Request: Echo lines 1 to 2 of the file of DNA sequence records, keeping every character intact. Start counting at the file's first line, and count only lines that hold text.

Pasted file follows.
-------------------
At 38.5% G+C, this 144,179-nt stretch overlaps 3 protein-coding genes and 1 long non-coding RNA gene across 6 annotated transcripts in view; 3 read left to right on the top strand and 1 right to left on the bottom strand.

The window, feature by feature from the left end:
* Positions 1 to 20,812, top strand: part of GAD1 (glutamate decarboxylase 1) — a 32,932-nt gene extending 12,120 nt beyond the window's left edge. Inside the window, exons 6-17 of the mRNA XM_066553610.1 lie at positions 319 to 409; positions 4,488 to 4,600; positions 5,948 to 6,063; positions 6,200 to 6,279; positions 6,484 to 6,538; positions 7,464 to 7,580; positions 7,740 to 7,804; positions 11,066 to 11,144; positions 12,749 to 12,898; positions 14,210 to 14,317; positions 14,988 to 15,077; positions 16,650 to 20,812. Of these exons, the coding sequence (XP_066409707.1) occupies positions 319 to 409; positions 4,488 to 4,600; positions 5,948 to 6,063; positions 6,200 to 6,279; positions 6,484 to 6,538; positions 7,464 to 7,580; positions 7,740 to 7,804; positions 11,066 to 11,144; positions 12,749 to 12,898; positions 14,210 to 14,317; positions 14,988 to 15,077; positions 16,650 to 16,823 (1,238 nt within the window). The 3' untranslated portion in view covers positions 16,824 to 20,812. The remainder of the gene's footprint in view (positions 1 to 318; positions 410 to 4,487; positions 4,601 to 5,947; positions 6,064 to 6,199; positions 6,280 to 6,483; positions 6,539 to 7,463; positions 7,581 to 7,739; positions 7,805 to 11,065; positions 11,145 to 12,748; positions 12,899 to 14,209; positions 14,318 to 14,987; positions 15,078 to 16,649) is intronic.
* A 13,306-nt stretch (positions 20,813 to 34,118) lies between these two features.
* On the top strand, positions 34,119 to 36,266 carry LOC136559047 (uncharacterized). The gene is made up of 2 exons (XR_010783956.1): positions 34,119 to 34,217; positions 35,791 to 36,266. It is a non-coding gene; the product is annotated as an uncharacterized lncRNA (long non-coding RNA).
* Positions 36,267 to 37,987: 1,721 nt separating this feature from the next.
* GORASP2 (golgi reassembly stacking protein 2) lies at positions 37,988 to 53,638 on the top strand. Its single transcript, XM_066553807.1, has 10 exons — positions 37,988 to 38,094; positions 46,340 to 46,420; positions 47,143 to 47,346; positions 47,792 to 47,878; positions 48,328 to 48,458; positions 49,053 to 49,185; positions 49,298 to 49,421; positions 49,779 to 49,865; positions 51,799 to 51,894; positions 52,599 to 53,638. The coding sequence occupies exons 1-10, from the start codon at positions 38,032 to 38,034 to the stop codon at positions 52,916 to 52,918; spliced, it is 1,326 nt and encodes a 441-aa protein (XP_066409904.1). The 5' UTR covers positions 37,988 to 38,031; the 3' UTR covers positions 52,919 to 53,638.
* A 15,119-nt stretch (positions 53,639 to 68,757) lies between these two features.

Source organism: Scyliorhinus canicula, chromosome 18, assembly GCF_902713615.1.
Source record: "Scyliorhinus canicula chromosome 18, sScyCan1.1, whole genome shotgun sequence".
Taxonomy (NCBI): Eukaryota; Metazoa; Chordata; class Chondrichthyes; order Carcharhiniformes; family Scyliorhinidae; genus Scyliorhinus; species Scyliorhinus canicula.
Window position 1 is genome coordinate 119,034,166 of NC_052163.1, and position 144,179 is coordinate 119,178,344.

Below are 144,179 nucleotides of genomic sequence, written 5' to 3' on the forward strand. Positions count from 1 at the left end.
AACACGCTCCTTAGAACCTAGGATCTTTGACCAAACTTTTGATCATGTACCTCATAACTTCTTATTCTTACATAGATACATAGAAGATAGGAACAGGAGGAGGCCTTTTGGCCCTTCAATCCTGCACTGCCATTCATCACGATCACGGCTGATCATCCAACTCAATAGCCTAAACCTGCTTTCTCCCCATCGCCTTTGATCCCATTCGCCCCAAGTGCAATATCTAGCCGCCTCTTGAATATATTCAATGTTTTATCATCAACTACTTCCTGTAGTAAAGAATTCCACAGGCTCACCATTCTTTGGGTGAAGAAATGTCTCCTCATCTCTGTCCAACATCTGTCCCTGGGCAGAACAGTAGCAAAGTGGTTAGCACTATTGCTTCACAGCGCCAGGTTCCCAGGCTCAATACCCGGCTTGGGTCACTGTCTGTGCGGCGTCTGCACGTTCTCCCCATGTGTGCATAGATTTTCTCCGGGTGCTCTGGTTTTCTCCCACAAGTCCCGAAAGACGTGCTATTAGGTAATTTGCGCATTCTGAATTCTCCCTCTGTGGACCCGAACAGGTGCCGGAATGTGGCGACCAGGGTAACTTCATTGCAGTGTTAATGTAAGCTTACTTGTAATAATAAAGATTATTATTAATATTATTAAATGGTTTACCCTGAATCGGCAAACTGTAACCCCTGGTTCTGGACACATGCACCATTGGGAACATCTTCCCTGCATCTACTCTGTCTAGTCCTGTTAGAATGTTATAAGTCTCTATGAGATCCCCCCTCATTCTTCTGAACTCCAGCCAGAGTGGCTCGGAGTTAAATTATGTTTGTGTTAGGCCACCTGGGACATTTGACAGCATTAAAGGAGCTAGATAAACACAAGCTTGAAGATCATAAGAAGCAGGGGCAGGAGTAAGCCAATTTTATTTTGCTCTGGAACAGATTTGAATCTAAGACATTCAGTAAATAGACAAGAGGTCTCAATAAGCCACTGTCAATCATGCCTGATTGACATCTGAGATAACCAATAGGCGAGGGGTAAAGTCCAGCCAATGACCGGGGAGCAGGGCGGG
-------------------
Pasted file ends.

At 38.5% G+C, this 144,179-nt stretch overlaps 3 protein-coding genes and 1 long non-coding RNA gene across 6 annotated transcripts in view; 3 read left to right on the top strand and 1 right to left on the bottom strand.

The window, feature by feature from the left end: